For thousands of years theologians have puzzled over how Judas could betray his friend and teacher for the price of a slave. That depth of evil is thankfully unfathomable to most of us, and the why’s and wherefore’s of Judas’ betrayal we may never understand. But think of the length to which Jesus went to save Judas from himself. Time and again Jesus both encouraged and warned Judas.
Along with the other apostles Judas received power and authority over demons and he cured diseases (Luke 9:1-2). Miracles were performed at his hands!
Jesus washed Judas’ feet as an example of humility and service at the Lord’s Last Supper (John 13:4-5).
Jesus warned him clearly about the direction he was going (“Have I not chosen you, the Twelve? Yet one of you is a devil!” as in John 6:70, and Matt 26:24, “Woe to that man who betrays the Son of Man! It would be better for him if he had not been born.”).
Jesus gave indirect warnings through many of his parables (the Parable of the Unjust Steward, the Parable of the True Vine, the Prodigal Son).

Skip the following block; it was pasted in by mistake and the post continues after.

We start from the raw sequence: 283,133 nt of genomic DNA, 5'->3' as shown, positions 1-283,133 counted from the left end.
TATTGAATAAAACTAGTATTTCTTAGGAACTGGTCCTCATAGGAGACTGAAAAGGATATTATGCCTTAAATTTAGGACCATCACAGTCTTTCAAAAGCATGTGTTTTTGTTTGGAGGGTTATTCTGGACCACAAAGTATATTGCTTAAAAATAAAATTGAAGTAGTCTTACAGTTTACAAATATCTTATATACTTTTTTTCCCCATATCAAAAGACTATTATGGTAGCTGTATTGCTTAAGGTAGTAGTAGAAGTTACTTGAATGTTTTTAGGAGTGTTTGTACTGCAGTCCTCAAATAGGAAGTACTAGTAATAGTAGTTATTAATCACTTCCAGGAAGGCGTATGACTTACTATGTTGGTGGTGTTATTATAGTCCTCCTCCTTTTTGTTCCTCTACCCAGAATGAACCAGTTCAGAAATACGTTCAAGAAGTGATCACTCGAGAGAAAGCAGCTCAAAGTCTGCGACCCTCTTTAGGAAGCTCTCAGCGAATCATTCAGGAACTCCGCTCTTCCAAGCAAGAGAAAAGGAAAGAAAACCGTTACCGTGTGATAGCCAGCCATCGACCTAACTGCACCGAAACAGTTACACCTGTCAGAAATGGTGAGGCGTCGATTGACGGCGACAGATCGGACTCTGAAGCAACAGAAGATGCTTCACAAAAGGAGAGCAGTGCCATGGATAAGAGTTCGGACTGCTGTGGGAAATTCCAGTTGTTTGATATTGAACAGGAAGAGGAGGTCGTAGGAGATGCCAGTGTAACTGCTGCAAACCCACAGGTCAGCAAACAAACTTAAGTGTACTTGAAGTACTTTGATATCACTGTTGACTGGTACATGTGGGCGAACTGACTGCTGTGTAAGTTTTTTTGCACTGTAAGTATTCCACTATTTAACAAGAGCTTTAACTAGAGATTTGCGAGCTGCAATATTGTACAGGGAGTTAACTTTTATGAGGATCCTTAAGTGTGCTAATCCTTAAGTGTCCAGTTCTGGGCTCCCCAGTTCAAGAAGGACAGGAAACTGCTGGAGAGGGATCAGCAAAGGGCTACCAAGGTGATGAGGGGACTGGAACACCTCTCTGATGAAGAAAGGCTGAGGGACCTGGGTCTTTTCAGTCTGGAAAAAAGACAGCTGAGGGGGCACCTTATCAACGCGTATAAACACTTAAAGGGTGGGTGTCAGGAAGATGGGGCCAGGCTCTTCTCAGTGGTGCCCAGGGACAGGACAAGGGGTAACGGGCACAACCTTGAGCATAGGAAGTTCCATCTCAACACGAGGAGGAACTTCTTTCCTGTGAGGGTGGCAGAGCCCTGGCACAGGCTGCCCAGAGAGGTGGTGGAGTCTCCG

There were even gentle reprimands, such as in the loving anointing by Mary of Bethany, when Judas objected to what he perceived as waste (”Let her alone; she has kept this for the day of My burial. For the poor you have with you always, but Me you do not have always.” -- John 12:7-8).
To the very end, Jesus reached out to Judas, offering him friendship and compassion. When Judas betrayed him with the most famous kiss in history, Jesus greeted him with the greeting, of “friend”. (Matthew 26:50)
Jesus never stopped reaching out to Judas, but for reasons beyond our ken, Judas refused to reach back. In fact, when he realized the error of his ways, he turned to the chief priests instead of the only One who could forgive him (“I have betrayed innocent blood” – Matthew 27:5) who not only could not forgive him, but who saw nothing to forgive.
We don’t know if Judas ever saw the big picture during his time with Jesus. We are told that it would have been better had he never been born, and that’s a frightful thing to contemplate. But it should be a comfort to us that Jesus never stopped reaching out to Judas, and regardless of the turns our lives might take, he will never stop reaching out to us. All we have to do is accept his forgiveness and turn our ways back to him no matter our crime. I am convinced Jesus would have accepted Judas back, even as he accepted back the other disciples, though they all fled and denied him. No sin is too great for his mercy. That’s the message of hope in the story of Judas.
Lenny Cacchio is a resident of Lees Summit. He blogs at http://morningcompanio nblogspot.com/.